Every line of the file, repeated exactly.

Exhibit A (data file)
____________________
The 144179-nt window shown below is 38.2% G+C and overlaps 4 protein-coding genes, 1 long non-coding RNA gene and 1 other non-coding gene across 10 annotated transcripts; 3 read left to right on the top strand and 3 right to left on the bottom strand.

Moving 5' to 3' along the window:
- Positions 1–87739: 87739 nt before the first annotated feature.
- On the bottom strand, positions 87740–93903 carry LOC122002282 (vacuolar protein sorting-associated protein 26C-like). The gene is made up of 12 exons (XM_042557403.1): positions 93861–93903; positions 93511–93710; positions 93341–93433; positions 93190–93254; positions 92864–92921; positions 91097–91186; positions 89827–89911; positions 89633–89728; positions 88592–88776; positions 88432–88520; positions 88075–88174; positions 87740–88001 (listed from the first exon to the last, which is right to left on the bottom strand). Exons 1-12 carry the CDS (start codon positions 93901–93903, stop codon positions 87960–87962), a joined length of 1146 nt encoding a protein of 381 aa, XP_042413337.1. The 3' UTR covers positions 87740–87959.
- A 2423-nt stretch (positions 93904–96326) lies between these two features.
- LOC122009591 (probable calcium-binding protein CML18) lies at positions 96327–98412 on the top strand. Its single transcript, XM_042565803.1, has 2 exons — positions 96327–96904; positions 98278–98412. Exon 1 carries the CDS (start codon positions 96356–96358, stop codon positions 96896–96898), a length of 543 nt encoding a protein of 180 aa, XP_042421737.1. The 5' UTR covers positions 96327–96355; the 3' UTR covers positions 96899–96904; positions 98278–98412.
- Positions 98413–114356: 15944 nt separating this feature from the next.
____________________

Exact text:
The 144179-nt window shown below is 38.2% G+C and overlaps 4 protein-coding genes, 1 long non-coding RNA gene and 1 other non-coding gene across 10 annotated transcripts; 3 read left to right on the top strand and 3 right to left on the bottom strand.

Moving 5' to 3' along the window:
- Positions 1–87739: 87739 nt before the first annotated feature.
- On the bottom strand, positions 87740–93903 carry LOC122002282 (vacuolar protein sorting-associated protein 26C-like). The gene is made up of 12 exons (XM_042557403.1): positions 93861–93903; positions 93511–93710; positions 93341–93433; positions 93190–93254; positions 92864–92921; positions 91097–91186; positions 89827–89911; positions 89633–89728; positions 88592–88776; positions 88432–88520; positions 88075–88174; positions 87740–88001 (listed from the first exon to the last, which is right to left on the bottom strand). Exons 1-12 carry the CDS (start codon positions 93901–93903, stop codon positions 87960–87962), a joined length of 1146 nt encoding a protein of 381 aa, XP_042413337.1. The 3' UTR covers positions 87740–87959.
- A 2423-nt stretch (positions 93904–96326) lies between these two features.
- LOC122009591 (probable calcium-binding protein CML18) lies at positions 96327–98412 on the top strand. Its single transcript, XM_042565803.1, has 2 exons — positions 96327–96904; positions 98278–98412. Exon 1 carries the CDS (start codon positions 96356–96358, stop codon positions 96896–96898), a length of 543 nt encoding a protein of 180 aa, XP_042421737.1. The 5' UTR covers positions 96327–96355; the 3' UTR covers positions 96899–96904; positions 98278–98412.
- Positions 98413–114356: 15944 nt separating this feature from the next.